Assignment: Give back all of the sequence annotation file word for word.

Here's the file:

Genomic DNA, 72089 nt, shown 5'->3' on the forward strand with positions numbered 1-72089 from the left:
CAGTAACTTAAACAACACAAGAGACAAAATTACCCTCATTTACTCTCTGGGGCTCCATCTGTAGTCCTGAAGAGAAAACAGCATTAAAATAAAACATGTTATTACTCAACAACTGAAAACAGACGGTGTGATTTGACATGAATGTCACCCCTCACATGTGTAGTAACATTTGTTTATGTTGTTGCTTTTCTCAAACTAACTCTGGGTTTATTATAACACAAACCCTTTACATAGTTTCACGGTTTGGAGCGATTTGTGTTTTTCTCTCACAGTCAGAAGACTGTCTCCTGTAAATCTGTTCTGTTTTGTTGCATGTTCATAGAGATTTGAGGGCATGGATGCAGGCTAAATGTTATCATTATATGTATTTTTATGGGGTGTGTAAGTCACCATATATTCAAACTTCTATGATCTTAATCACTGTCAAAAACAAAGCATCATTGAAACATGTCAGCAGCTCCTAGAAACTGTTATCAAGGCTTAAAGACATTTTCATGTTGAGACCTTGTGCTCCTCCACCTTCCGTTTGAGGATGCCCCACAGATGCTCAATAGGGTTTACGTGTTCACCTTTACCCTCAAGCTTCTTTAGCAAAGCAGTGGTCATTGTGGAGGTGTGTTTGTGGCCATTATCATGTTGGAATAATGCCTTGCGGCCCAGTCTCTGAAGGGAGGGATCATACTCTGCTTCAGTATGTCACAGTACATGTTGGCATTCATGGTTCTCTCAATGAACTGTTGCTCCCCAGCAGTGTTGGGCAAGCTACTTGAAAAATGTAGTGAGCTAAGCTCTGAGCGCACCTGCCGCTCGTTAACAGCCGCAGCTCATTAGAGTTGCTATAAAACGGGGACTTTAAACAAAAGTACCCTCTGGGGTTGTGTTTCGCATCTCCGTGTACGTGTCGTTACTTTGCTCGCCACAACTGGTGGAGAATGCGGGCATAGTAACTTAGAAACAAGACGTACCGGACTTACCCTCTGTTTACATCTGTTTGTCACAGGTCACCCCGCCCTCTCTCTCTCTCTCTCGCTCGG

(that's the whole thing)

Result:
Genomic DNA, 72089 nt, shown 5'->3' on the forward strand with positions numbered 1-72089 from the left:
CAGTAACTTAAACAACACAAGAGACAAAATTACCCTCATTTACTCTCTGGGGCTCCATCTGTAGTCCTGAAGAGAAAACAGCATTAAAATAAAACATGTTATTACTCAACAACTGAAAACAGACGGTGTGATTTGACATGAATGTCACCCCTCACATGTGTAGTAACATTTGTTTATGTTGTTGCTTTTCTCAAACTAACTCTGGGTTTATTATAACACAAACCCTTTACATAGTTTCACGGTTTGGAGCGATTTGTGTTTTTCTCTCACAGTCAGAAGACTGTCTCCTGTAAATCTGTTCTGTTTTGTTGCATGTTCATAGAGATTTGAGGGCATGGATGCAGGCTAAATGTTATCATTATATGTATTTTTATGGGGTGTGTAAGTCACCATATATTCAAACTTCTATGATCTTAATCACTGTCAAAAACAAAGCATCATTGAAACATGTCAGCAGCTCCTAGAAACTGTTATCAAGGCTTAAAGACATTTTCATGTTGAGACCTTGTGCTCCTCCACCTTCCGTTTGAGGATGCCCCACAGATGCTCAATAGGGTTTACGTGTTCACCTTTACCCTCAAGCTTCTTTAGCAAAGCAGTGGTCATTGTGGAGGTGTGTTTGTGGCCATTATCATGTTGGAATAATGCCTTGCGGCCCAGTCTCTGAAGGGAGGGATCATACTCTGCTTCAGTATGTCACAGTACATGTTGGCATTCATGGTTCTCTCAATGAACTGTTGCTCCCCAGCAGTGTTGGGCAAGCTACTTGAAAAATGTAGTGAGCTAAGCTCTGAGCGCACCTGCCGCTCGTTAACAGCCGCAGCTCATTAGAGTTGCTATAAAACGGGGACTTTAAACAAAAGTACCCTCTGGGGTTGTGTTTCGCATCTCCGTGTACGTGTCGTTACTTTGCTCGCCACAACTGGTGGAGAATGCGGGCATAGTAACTTAGAAACAAGACGTACCGGACTTACCCTCTGTTTACATCTGTTTGTCACAGGTCACCCCGCCCTCTCTCTCTCTCTCTCGCTCGG